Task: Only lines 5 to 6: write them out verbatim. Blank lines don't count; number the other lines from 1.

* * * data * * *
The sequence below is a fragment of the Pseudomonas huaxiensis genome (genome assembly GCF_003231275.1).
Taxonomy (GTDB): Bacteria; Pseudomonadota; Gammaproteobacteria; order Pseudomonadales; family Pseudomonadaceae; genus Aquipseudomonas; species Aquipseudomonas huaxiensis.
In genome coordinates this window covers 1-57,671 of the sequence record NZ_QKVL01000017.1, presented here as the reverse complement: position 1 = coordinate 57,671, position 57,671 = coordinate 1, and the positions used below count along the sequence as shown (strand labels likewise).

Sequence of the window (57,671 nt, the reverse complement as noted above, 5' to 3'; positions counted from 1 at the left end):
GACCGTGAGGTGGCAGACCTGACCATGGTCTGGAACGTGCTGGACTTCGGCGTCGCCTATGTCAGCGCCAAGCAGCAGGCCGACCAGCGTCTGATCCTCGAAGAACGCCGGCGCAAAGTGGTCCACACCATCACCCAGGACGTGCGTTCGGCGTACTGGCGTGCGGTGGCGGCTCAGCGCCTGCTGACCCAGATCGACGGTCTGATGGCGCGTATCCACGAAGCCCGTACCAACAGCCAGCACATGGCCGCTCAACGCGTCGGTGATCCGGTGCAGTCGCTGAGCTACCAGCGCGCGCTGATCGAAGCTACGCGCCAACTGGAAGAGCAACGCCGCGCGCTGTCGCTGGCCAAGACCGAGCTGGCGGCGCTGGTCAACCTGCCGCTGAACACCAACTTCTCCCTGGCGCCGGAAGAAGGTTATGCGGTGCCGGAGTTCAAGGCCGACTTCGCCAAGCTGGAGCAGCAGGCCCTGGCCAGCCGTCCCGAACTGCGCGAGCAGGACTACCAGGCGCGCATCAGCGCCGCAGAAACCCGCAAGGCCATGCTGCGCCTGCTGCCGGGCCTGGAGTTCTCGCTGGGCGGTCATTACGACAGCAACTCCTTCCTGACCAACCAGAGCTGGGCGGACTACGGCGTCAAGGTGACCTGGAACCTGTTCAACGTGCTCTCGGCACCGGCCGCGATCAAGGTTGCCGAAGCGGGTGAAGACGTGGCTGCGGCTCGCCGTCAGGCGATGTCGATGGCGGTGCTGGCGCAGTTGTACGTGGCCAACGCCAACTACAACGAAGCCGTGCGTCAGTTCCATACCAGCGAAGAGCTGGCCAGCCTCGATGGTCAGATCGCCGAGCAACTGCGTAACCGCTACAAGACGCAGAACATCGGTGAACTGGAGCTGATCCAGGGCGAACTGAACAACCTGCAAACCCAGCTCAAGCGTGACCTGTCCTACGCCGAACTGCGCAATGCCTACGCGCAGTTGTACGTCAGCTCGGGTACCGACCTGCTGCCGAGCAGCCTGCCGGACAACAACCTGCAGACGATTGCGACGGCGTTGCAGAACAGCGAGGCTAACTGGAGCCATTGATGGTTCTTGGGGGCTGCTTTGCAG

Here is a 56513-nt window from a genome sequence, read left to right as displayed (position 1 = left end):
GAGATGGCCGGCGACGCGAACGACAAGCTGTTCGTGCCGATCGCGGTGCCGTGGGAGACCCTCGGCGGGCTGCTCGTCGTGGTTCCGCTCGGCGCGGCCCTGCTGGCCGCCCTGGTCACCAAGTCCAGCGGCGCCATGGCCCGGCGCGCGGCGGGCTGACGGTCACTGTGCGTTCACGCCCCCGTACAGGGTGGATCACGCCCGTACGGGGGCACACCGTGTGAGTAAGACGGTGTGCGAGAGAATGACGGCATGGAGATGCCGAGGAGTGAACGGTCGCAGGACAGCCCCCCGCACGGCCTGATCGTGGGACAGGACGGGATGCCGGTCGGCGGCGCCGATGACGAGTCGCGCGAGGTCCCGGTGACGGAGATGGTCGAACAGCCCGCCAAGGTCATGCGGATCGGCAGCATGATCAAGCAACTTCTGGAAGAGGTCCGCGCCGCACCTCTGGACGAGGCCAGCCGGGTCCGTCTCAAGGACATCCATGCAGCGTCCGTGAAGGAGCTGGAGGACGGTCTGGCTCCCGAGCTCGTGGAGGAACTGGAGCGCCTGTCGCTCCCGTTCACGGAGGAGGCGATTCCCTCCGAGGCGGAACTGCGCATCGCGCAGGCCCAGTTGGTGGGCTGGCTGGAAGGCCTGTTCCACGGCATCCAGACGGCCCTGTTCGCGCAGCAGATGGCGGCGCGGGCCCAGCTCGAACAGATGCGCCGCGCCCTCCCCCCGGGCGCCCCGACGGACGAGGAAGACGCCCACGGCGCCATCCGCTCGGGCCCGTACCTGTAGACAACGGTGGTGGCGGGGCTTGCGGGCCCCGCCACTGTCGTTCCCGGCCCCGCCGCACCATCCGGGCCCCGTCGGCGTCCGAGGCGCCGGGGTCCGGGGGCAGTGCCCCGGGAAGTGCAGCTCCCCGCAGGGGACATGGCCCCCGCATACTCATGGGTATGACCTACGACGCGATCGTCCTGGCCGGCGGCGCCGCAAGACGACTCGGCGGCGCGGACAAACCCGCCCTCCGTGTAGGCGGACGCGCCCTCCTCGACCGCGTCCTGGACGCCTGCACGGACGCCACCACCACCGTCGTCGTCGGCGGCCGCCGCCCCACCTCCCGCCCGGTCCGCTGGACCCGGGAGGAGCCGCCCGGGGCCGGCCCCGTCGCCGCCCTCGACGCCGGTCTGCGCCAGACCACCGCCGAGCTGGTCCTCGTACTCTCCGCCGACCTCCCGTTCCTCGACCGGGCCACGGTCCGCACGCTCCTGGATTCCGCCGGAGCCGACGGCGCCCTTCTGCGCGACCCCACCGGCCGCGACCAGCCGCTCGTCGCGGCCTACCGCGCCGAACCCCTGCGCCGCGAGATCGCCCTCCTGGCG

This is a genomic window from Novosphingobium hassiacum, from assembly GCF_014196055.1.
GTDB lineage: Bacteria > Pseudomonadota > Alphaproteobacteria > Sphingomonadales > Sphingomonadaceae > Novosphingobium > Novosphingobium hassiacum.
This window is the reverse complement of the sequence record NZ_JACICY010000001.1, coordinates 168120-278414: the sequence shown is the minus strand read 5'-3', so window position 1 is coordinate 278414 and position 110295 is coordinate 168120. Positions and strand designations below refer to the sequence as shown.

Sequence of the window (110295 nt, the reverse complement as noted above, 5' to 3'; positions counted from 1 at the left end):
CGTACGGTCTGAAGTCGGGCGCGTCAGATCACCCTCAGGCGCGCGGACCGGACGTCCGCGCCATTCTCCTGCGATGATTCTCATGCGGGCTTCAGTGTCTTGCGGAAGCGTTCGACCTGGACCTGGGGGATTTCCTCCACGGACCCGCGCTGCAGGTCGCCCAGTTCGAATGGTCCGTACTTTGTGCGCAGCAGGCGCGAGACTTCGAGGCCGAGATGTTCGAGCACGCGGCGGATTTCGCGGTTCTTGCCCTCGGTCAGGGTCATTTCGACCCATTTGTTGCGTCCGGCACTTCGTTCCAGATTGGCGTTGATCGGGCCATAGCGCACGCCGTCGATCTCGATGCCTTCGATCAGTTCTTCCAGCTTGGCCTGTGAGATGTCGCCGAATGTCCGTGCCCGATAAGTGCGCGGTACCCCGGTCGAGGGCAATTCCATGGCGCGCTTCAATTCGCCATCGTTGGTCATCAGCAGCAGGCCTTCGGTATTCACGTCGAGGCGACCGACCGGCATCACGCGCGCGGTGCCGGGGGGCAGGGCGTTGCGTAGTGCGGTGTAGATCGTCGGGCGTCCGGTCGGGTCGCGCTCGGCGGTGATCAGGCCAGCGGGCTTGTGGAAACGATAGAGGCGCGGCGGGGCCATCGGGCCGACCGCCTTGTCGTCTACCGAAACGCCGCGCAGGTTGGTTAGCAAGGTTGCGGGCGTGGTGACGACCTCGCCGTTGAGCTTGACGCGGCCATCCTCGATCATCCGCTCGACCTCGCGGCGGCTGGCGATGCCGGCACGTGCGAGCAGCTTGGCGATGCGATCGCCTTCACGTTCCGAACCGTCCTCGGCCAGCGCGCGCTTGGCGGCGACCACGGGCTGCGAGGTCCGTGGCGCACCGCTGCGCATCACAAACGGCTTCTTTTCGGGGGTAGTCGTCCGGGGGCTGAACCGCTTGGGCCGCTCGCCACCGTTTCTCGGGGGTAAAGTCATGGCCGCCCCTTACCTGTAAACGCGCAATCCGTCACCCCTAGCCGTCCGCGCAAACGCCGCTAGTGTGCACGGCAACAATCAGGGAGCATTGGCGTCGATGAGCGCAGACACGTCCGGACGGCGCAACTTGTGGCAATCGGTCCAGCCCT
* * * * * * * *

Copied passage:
GACCGTGAGGTGGCAGACCTGACCATGGTCTGGAACGTGCTGGACTTCGGCGTCGCCTATGTCAGCGCCAAGCAGCAGGCCGACCAGCGTCTGATCCTCGAAGAACGCCGGCGCAAAGTGGTCCACACCATCACCCAGGACGTGCGTTCGGCGTACTGGCGTGCGGTGGCGGCTCAGCGCCTGCTGACCCAGATCGACGGTCTGATGGCGCGTATCCACGAAGCCCGTACCAACAGCCAGCACATGGCCGCTCAACGCGTCGGTGATCCGGTGCAGTCGCTGAGCTACCAGCGCGCGCTGATCGAAGCTACGCGCCAACTGGAAGAGCAACGCCGCGCGCTGTCGCTGGCCAAGACCGAGCTGGCGGCGCTGGTCAACCTGCCGCTGAACACCAACTTCTCCCTGGCGCCGGAAGAAGGTTATGCGGTGCCGGAGTTCAAGGCCGACTTCGCCAAGCTGGAGCAGCAGGCCCTGGCCAGCCGTCCCGAACTGCGCGAGCAGGACTACCAGGCGCGCATCAGCGCCGCAGAAACCCGCAAGGCCATGCTGCGCCTGCTGCCGGGCCTGGAGTTCTCGCTGGGCGGTCATTACGACAGCAACTCCTTCCTGACCAACCAGAGCTGGGCGGACTACGGCGTCAAGGTGACCTGGAACCTGTTCAACGTGCTCTCGGCACCGGCCGCGATCAAGGTTGCCGAAGCGGGTGAAGACGTGGCTGCGGCTCGCCGTCAGGCGATGTCGATGGCGGTGCTGGCGCAGTTGTACGTGGCCAACGCCAACTACAACGAAGCCGTGCGTCAGTTCCATACCAGCGAAGAGCTGGCCAGCCTCGATGGTCAGATCGCCGAGCAACTGCGTAACCGCTACAAGACGCAGAACATCGGTGAACTGGAGCTGATCCAGGGCGAACTGAACAACCTGCAAACCCAGCTCAAGCGTGACCTGTCCTACGCCGAACTGCGCAATGCCTACGCGCAGTTGTACGTCAGCTCGGGTACCGACCTGCTGCCGAGCAGCCTGCCGGACAACAACCTGCAGACGATTGCGACGGCGTTGCAGAACAGCGAGGCTAACTGGAGCCATTGATGGTTCTTGGGGGCTGCTTTGCAG

Here is a 56513-nt window from a genome sequence, read left to right as displayed (position 1 = left end):